If you're a parent, getting your kid to avoid junk food and eat healthy is probably a full-time job. But a new gaming app could do the job for you.
If you're a parent, getting your kid to avoid junk food and eat healthy is probably a full-time job, but a new gaming app could do the job for you.
For California-based Bhargav Sri Prakash, fatherhood has been a life-changer in more ways than one.It has given this proprietor of an investment firm the inspiration to become a tech entrepreneur and it happened when he saw advertisements designed to appeal to tech-savvy children, including his daughter, who was then two years old.
So Bhargav put two and two together and came up with Friends Learn, a start-up that has developed a third-person-shooter gaming app called Fooya.
It's aimed at helping kids make the right food choices and the game-play is simple: pick a character, navigate a virtual-reality-enabled world and fight off the bad guys. Apples, raisins and eggs boost your health, while burgers and sodas slow you down and naturally, the bad guys are throwing unhealthy, sugary stuff at you so you’ve got to duck and weave.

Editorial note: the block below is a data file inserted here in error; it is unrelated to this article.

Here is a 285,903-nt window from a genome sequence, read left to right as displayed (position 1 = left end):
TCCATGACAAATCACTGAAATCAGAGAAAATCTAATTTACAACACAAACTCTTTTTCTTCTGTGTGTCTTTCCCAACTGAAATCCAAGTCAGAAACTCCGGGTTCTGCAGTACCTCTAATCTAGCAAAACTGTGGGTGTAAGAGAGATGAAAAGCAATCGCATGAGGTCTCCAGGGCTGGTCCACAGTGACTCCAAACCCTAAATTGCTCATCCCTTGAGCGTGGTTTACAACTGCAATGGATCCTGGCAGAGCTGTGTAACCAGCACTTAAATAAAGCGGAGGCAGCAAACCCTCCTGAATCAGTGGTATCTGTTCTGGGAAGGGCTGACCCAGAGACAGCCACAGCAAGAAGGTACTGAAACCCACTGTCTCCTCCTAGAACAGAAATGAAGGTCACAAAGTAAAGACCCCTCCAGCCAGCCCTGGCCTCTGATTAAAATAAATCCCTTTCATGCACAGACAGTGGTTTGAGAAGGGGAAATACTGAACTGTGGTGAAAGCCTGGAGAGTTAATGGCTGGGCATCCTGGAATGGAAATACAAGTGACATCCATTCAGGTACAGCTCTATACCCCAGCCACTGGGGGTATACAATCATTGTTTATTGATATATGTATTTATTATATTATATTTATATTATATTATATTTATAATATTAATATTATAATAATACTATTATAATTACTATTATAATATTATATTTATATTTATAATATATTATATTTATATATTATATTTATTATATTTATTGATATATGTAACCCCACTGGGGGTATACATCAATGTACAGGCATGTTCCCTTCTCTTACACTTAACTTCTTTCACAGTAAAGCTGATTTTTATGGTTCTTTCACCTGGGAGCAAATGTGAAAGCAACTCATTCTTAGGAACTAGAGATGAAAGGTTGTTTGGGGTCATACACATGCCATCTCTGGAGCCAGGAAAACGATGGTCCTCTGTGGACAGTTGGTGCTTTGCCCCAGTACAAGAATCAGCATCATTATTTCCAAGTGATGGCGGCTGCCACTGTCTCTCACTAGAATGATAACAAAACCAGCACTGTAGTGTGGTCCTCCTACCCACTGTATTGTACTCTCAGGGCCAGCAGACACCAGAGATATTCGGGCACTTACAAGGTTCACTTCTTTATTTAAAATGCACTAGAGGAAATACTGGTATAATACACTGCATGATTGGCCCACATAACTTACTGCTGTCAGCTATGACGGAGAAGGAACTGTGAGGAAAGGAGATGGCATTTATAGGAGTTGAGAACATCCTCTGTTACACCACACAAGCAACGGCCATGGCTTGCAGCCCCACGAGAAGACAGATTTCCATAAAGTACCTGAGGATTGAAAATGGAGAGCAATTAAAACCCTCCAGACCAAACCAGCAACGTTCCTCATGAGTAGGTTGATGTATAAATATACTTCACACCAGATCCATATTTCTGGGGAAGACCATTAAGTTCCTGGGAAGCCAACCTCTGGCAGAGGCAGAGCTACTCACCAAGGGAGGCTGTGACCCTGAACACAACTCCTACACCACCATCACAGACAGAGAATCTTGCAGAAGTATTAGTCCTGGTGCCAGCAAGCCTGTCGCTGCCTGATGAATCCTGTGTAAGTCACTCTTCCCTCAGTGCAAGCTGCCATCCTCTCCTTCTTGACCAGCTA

"Their character’s health is mapped to the different foods they encounter, the different caloric values, nutrient values. And their character now begins to morph, or lose ability or gain ability based on how they're managing their health," said Bhargav.
Available on iOS and Android platforms for USD 10 per download, Fooya has been clinically tested at Houston's Baylor College and the results point to improved dietary preferences among children.
With a USD 10 million dollar investment towards testing and development, and 3 lakh registered users across schools in the US, Bhargav is now ready to market the game in India.
"Our go-to market strategy is to be able to work with schools, government systems so that it can possibly become part of a curriculum and part of a nutrition-education focus," he said.
But the question remains, can a gaming app help children aged between 3 and 15 make the right food choices in reality? Whatever the answer to that may be, the increasing cases of childhood obesity in India could do with a few more innovations like this one, in the fight against junk food.
Watch video for more...